Generational Spending Habits: Who Spends The Most?

While millennials might get the blame (or credit) for killing a lot of different industries with their changing spending habits, Generation Z entering the economy in a more significant way has further changed how money is being spent. Post-pandemic economic concerns have similarly influenced people's changing spending habits, with many citing the rising costs of things like bills, rent, and groceries as reasons why their spending has changed as well. In fact, according to an Intuit Credit Karma survey, 53% of Americans reported their financial situation worsened in 2023, making the idea of generational spending habits even different than before.

When trying to determine what generation spends the most money, it's important to factor in how spending categories have changed today. While it can be easy to blame irresponsible or unrealistic spending on a certain generation's financial difficulties, it's far more accurate to factor in how much more money it costs for the same necessities as before. Perhaps the best example is housing, which, according to the World Economic Forum, is the biggest spending category, accounting for 30% of a person's annual spending amount. What's more, when you consider that increased housing prices are also helping to fuel our current inflation (per a March 2024 Consumer Price Index report from the Bureau of Labor Statistics, housing contributed to the 0.4% increase in inflation in February and 3.2% over the previous 12 months), it's no wonder people are financially struggling to keep up — especially in younger generations who don't own yet.

Which generation spends the most?

According to data from the Bureau of Labor Statistics, Generation X (that is, people born between 1965 and 1980) spent the most money in 2022 with an average annual expenditure of $91,382. The top spending categories for Gen X were housing, transportation, and food (in that order). There are additional factors that contribute to Gen X's high spending in these categories, but we'll talk about those later. The next highest-spending generation group was millennials (those born between 1981 and 1996) with an average annual expenditure of $74,782 for the exact same top-spending categories as Gen X. Some notable differences were that owning versus renting was more evenly split amongst millennials than for Gen X (who are more likely to own their housing). Also, while 31% of Gen X spending went to housing, housing accounted for 35% of millennial spending.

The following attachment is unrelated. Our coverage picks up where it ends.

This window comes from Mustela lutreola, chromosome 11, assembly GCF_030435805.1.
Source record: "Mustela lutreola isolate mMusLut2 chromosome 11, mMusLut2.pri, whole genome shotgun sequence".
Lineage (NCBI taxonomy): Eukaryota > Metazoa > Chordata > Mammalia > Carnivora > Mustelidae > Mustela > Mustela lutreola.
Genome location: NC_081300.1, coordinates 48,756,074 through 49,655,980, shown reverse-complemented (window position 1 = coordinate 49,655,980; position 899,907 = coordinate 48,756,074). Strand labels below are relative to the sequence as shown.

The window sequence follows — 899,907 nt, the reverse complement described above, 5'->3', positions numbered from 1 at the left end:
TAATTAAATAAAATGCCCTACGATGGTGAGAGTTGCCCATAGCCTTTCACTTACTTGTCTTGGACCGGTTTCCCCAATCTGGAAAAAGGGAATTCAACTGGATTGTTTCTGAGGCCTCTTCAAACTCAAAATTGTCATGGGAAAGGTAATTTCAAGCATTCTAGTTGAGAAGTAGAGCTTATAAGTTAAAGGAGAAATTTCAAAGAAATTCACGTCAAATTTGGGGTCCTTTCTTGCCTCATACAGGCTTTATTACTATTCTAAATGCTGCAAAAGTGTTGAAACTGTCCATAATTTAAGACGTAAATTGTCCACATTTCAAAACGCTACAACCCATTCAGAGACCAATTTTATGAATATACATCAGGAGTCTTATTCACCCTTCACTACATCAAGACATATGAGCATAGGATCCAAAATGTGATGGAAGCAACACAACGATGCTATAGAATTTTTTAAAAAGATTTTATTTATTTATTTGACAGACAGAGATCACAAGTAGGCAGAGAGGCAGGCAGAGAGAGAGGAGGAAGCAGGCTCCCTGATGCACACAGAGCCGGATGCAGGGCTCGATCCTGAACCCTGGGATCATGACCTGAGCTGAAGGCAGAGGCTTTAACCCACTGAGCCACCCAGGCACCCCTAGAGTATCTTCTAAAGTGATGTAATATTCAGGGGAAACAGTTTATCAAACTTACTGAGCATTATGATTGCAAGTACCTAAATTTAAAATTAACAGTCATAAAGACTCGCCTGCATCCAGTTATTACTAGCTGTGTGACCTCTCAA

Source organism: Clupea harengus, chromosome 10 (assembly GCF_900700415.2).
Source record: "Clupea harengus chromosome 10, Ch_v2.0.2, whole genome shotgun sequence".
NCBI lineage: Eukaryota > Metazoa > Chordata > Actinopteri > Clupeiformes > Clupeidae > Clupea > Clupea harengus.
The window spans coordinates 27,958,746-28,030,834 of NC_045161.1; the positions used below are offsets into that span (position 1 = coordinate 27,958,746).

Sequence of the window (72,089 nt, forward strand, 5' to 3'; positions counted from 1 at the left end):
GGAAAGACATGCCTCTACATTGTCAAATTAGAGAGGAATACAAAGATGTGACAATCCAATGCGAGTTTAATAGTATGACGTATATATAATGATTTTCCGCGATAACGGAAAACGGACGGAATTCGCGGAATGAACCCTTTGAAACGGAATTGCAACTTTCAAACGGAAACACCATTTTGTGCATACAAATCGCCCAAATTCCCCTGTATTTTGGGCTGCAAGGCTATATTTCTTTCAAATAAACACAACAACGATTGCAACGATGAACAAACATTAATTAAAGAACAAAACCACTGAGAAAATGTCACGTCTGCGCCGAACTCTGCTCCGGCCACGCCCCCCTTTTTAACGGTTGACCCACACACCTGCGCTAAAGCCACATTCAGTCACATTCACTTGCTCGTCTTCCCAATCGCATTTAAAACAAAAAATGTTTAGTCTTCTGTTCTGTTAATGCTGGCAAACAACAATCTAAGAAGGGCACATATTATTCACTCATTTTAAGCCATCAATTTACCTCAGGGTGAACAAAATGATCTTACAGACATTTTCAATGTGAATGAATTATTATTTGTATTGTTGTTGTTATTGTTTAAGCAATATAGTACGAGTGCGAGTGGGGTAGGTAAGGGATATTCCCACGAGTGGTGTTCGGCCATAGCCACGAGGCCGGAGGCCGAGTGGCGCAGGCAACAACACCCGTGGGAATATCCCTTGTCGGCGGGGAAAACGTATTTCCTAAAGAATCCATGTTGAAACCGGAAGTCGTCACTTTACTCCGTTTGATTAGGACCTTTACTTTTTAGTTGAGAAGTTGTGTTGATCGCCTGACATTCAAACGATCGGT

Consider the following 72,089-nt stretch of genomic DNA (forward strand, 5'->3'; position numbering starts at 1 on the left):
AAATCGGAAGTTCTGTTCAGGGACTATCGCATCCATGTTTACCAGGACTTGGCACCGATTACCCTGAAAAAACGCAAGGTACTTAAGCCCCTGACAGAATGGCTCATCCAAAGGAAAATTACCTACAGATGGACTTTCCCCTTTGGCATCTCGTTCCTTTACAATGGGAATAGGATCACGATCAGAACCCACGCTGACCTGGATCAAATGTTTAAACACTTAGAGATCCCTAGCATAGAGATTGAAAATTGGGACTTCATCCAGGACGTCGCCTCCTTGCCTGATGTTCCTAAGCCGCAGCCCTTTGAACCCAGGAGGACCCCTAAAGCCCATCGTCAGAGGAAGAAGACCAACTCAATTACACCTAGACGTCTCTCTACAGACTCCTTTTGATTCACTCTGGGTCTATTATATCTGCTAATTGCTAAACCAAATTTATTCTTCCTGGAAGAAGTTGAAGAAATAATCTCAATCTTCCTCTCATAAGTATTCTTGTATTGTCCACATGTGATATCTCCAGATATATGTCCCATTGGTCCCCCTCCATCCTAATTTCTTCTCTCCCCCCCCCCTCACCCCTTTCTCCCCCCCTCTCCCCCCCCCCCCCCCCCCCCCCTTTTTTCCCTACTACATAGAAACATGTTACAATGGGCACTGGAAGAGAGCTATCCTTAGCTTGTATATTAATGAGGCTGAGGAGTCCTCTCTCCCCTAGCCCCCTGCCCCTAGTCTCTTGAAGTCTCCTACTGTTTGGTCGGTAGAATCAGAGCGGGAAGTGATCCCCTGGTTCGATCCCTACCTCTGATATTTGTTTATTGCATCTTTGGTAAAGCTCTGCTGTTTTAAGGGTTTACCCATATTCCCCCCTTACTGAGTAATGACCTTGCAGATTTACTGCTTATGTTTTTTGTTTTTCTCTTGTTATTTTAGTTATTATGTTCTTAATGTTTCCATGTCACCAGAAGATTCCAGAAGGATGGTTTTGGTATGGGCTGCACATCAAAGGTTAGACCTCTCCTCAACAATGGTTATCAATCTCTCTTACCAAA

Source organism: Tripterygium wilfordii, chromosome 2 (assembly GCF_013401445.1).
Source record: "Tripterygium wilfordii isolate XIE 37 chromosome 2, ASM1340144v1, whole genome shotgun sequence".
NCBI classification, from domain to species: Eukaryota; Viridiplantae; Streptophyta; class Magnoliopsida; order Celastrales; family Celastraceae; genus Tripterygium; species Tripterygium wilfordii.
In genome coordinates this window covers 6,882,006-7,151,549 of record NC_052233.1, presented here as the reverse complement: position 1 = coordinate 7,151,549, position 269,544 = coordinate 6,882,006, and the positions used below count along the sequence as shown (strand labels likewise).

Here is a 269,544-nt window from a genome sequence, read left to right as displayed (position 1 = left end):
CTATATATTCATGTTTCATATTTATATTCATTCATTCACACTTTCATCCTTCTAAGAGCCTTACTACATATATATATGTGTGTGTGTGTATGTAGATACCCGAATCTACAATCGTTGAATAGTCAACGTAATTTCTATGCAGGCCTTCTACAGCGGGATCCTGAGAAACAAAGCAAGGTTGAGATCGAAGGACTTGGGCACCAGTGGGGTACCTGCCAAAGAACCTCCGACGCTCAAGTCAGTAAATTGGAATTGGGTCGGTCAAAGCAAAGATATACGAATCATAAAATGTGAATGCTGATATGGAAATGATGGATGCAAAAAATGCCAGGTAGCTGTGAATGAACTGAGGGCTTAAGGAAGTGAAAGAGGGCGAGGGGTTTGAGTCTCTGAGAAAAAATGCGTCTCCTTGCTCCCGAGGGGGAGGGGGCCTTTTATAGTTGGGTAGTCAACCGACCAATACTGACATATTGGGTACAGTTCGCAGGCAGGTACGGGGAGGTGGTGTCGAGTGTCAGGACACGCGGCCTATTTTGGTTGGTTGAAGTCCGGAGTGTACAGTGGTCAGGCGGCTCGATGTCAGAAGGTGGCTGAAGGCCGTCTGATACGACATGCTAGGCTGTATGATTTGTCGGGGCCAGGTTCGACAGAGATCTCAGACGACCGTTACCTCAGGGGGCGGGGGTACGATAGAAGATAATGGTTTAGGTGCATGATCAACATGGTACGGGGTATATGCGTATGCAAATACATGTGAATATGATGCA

The lowest-spending generation group, meanwhile, was Generation Z, with an average annual expenditure of $47,975. Housing, not surprisingly, was the largest expenditure, accounting for 36% of Gen Z's total annual spending. Interestingly, food expenditure for Gen Z was almost the same as for Gen X, with both spending around 12.5% of their annual expenditure. Annual expenditures for baby boomers and the Silent Generation fall in the middle, with annual spending of $66,362 and $52,005, respectively. While housing is still the largest spending category for both generations, transportation expenses fall off for the Silent Generation, as well as pension and Social Security contributions since they're more than likely on the receiving end.

What are people spending their money on?

As mentioned previously, most of the current increases in expenditures are for the same spending categories as in the past, only now they cost more due to inflation and rampant increases to prices. Increased housing prices have also been a significant contributing factor to the fact that almost one- third of American parents (with children over 18) continue to support their Gen Z kids financially, with 64% of them allowing their children to continue living with them, according to Intuit Credit Karma. Doing the basic generational math, this housing situation places a higher financial burden on Gen Z's parents, who are mostly Generation Xers. In fact, 76% of parents who reported financially supporting their adult children also said that doing so impacted their own finances. This contributes to Generation X's position as the largest spending generation since they're supporting additional adults in the household.

While most spending increases are a result of inflation and economic changes, there's one category that's faced a unique shift post-pandemic. Perhaps nowhere is the idea of differing spending priorities among the generations more clear than when it comes to entertainment spending. According to 2023 data from Intuit Credit Karma, while 46% of Americans have reported spending less frequently on entertainment now compared to before the pandemic, Gen Z alone reported spending increases in all entertainment categories (including concerts, movie theaters, and theme parks). Thirty-five percent of Gen Z respondents reported cutting back on dining out as the top way they afforded their increased spending budgets, while 30% said they borrowed from savings and 22% said they borrowed money from family or friends.